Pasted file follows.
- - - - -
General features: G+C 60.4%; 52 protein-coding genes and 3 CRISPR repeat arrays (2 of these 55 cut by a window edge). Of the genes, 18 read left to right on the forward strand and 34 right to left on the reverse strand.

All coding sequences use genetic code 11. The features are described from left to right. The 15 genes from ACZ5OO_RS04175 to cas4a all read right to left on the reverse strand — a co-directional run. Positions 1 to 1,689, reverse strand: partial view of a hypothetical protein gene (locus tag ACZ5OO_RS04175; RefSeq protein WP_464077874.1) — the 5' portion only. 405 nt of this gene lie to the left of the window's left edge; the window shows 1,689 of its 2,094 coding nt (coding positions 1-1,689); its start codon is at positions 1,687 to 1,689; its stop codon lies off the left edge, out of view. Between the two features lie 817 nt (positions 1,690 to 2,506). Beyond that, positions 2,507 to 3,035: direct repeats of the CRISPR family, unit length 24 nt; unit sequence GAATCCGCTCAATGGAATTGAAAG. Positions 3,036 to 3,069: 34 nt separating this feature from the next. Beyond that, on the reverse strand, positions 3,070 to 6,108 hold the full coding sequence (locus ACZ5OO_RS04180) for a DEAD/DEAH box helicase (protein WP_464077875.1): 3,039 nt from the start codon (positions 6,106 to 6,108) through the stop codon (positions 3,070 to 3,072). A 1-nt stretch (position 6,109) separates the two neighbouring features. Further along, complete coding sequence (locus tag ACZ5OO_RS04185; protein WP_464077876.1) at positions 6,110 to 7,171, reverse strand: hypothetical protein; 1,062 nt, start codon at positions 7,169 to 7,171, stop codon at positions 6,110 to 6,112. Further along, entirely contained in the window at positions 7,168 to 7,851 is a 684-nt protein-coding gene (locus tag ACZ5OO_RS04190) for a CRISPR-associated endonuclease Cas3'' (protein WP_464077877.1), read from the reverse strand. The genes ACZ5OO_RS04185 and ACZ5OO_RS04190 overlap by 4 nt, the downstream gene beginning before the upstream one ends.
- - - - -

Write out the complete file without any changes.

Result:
General features: G+C 60.4%; 52 protein-coding genes and 3 CRISPR repeat arrays (2 of these 55 cut by a window edge). Of the genes, 18 read left to right on the forward strand and 34 right to left on the reverse strand.

All coding sequences use genetic code 11. The features are described from left to right. The 15 genes from ACZ5OO_RS04175 to cas4a all read right to left on the reverse strand — a co-directional run. Positions 1 to 1,689, reverse strand: partial view of a hypothetical protein gene (locus tag ACZ5OO_RS04175; RefSeq protein WP_464077874.1) — the 5' portion only. 405 nt of this gene lie to the left of the window's left edge; the window shows 1,689 of its 2,094 coding nt (coding positions 1-1,689); its start codon is at positions 1,687 to 1,689; its stop codon lies off the left edge, out of view. Between the two features lie 817 nt (positions 1,690 to 2,506). Beyond that, positions 2,507 to 3,035: direct repeats of the CRISPR family, unit length 24 nt; unit sequence GAATCCGCTCAATGGAATTGAAAG. Positions 3,036 to 3,069: 34 nt separating this feature from the next. Beyond that, on the reverse strand, positions 3,070 to 6,108 hold the full coding sequence (locus ACZ5OO_RS04180) for a DEAD/DEAH box helicase (protein WP_464077875.1): 3,039 nt from the start codon (positions 6,106 to 6,108) through the stop codon (positions 3,070 to 3,072). A 1-nt stretch (position 6,109) separates the two neighbouring features. Further along, complete coding sequence (locus tag ACZ5OO_RS04185; protein WP_464077876.1) at positions 6,110 to 7,171, reverse strand: hypothetical protein; 1,062 nt, start codon at positions 7,169 to 7,171, stop codon at positions 6,110 to 6,112. Further along, entirely contained in the window at positions 7,168 to 7,851 is a 684-nt protein-coding gene (locus tag ACZ5OO_RS04190) for a CRISPR-associated endonuclease Cas3'' (protein WP_464077877.1), read from the reverse strand. The genes ACZ5OO_RS04185 and ACZ5OO_RS04190 overlap by 4 nt, the downstream gene beginning before the upstream one ends.